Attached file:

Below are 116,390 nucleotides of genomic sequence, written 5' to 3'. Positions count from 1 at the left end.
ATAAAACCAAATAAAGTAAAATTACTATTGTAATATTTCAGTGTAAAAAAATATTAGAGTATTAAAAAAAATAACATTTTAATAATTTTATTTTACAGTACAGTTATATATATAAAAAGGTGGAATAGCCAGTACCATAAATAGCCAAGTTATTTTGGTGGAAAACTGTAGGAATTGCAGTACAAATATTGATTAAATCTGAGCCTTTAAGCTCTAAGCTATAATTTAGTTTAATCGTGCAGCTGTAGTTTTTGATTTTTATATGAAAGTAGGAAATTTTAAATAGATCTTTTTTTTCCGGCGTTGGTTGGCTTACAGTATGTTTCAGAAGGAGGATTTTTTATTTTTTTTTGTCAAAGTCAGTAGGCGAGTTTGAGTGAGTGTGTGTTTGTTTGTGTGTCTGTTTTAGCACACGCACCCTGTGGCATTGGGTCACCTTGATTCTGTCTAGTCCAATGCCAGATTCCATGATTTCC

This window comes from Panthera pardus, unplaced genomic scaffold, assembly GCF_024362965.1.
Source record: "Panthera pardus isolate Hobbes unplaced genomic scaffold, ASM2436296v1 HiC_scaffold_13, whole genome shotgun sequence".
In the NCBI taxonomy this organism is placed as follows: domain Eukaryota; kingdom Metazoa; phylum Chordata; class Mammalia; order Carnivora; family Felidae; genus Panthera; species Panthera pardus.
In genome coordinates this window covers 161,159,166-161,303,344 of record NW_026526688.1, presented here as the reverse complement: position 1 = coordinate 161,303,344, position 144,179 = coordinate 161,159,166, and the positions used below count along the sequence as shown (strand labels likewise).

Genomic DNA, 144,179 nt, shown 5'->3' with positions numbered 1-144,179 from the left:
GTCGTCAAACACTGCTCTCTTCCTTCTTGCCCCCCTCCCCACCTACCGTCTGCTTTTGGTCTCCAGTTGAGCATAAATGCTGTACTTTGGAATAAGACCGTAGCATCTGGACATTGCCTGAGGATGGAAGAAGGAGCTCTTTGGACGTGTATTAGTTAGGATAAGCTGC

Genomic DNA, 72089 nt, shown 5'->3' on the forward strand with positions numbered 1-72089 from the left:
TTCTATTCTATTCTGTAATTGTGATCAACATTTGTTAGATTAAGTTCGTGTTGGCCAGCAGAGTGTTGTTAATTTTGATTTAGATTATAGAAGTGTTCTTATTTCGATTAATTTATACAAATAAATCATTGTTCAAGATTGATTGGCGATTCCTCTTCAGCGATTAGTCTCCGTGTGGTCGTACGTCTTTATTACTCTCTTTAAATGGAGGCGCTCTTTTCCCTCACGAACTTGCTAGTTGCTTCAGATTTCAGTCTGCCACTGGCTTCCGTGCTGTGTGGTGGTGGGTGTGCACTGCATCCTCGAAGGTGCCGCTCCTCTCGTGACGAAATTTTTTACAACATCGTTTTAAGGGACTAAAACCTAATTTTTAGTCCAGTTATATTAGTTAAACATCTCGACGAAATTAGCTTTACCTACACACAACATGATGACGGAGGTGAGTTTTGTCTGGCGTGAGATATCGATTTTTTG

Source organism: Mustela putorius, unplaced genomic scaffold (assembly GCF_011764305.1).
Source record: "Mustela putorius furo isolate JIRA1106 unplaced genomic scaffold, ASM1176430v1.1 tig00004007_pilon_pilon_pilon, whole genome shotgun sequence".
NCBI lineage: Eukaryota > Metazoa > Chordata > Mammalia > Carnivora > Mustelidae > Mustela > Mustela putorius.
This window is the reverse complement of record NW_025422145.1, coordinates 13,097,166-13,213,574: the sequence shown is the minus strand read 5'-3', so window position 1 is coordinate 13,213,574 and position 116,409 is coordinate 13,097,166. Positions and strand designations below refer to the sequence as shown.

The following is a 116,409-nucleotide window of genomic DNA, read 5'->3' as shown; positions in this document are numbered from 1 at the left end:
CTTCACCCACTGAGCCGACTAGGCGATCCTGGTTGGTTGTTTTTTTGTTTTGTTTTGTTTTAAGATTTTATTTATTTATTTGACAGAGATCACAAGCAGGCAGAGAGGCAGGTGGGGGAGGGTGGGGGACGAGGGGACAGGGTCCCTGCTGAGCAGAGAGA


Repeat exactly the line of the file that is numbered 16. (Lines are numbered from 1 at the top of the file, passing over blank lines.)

CTTCACCCACTGAGCCGACTAGGCGATCCTGGTTGGTTGTTTTTTTGTTTTGTTTTGTTTTAAGATTTTATTTATTTATTTGACAGAGATCACAAGCAGGCAGAGAGGCAGGTGGGGGAGGGTGGGGGACGAGGGGACAGGGTCCCTGCTGAGCAGAGAGA